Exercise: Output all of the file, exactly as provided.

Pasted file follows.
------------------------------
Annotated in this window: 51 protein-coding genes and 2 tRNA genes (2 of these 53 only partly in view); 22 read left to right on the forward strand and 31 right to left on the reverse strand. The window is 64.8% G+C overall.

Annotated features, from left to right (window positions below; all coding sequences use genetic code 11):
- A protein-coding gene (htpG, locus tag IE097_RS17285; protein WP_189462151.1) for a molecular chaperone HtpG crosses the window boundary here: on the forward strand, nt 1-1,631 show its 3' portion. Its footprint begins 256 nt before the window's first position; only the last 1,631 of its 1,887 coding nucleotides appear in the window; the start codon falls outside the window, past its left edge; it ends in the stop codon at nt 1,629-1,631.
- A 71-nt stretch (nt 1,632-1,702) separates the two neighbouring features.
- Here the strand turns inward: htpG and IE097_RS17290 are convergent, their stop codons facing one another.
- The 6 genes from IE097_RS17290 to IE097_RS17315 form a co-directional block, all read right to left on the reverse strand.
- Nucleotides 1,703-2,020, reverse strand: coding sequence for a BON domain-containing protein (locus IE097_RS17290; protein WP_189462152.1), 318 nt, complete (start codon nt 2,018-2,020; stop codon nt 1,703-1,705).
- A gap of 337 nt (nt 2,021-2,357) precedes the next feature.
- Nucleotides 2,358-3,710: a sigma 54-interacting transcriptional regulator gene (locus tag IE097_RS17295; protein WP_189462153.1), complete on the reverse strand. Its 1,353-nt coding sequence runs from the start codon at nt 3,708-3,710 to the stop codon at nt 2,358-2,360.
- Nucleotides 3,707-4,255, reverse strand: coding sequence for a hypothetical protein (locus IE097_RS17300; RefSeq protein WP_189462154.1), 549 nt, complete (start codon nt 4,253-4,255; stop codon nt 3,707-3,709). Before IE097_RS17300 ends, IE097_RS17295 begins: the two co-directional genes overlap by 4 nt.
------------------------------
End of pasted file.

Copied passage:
Annotated in this window: 51 protein-coding genes and 2 tRNA genes (2 of these 53 only partly in view); 22 read left to right on the forward strand and 31 right to left on the reverse strand. The window is 64.8% G+C overall.

Annotated features, from left to right (window positions below; all coding sequences use genetic code 11):
- A protein-coding gene (htpG, locus tag IE097_RS17285; protein WP_189462151.1) for a molecular chaperone HtpG crosses the window boundary here: on the forward strand, nt 1-1,631 show its 3' portion. Its footprint begins 256 nt before the window's first position; only the last 1,631 of its 1,887 coding nucleotides appear in the window; the start codon falls outside the window, past its left edge; it ends in the stop codon at nt 1,629-1,631.
- A 71-nt stretch (nt 1,632-1,702) separates the two neighbouring features.
- Here the strand turns inward: htpG and IE097_RS17290 are convergent, their stop codons facing one another.
- The 6 genes from IE097_RS17290 to IE097_RS17315 form a co-directional block, all read right to left on the reverse strand.
- Nucleotides 1,703-2,020, reverse strand: coding sequence for a BON domain-containing protein (locus IE097_RS17290; protein WP_189462152.1), 318 nt, complete (start codon nt 2,018-2,020; stop codon nt 1,703-1,705).
- A gap of 337 nt (nt 2,021-2,357) precedes the next feature.
- Nucleotides 2,358-3,710: a sigma 54-interacting transcriptional regulator gene (locus tag IE097_RS17295; protein WP_189462153.1), complete on the reverse strand. Its 1,353-nt coding sequence runs from the start codon at nt 3,708-3,710 to the stop codon at nt 2,358-2,360.
- Nucleotides 3,707-4,255, reverse strand: coding sequence for a hypothetical protein (locus IE097_RS17300; RefSeq protein WP_189462154.1), 549 nt, complete (start codon nt 4,253-4,255; stop codon nt 3,707-3,709). Before IE097_RS17300 ends, IE097_RS17295 begins: the two co-directional genes overlap by 4 nt.